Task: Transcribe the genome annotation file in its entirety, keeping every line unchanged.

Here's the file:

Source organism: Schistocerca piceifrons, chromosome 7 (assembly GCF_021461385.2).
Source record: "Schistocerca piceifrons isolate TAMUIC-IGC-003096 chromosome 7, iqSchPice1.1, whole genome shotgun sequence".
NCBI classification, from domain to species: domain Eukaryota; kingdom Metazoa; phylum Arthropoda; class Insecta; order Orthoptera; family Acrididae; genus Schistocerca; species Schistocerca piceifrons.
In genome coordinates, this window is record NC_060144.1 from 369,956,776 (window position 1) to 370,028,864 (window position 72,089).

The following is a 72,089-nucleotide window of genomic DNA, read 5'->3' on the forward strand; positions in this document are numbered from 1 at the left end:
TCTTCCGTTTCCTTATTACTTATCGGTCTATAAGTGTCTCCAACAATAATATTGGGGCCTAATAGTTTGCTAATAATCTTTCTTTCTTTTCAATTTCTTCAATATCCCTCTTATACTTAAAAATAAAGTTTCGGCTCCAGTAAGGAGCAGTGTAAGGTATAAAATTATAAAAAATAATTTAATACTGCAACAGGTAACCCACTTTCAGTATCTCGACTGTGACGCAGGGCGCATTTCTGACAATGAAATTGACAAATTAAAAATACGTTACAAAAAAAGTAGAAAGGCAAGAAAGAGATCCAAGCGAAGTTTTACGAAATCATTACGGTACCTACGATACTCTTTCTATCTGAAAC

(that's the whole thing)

Source organism: Schistocerca piceifrons, chromosome 7 (assembly GCF_021461385.2).
Source record: "Schistocerca piceifrons isolate TAMUIC-IGC-003096 chromosome 7, iqSchPice1.1, whole genome shotgun sequence".
NCBI classification, from domain to species: domain Eukaryota; kingdom Metazoa; phylum Arthropoda; class Insecta; order Orthoptera; family Acrididae; genus Schistocerca; species Schistocerca piceifrons.
In genome coordinates, this window is record NC_060144.1 from 369,956,776 (window position 1) to 370,028,864 (window position 72,089).

The following is a 72,089-nucleotide window of genomic DNA, read 5'->3' on the forward strand; positions in this document are numbered from 1 at the left end:
TCTTCCGTTTCCTTATTACTTATCGGTCTATAAGTGTCTCCAACAATAATATTGGGGCCTAATAGTTTGCTAATAATCTTTCTTTCTTTTCAATTTCTTCAATATCCCTCTTATACTTAAAAATAAAGTTTCGGCTCCAGTAAGGAGCAGTGTAAGGTATAAAATTATAAAAAATAATTTAATACTGCAACAGGTAACCCACTTTCAGTATCTCGACTGTGACGCAGGGCGCATTTCTGACAATGAAATTGACAAATTAAAAATACGTTACAAAAAAAGTAGAAAGGCAAGAAAGAGATCCAAGCGAAGTTTTACGAAATCATTACGGTACCTACGATACTCTTTCTATCTGAAAC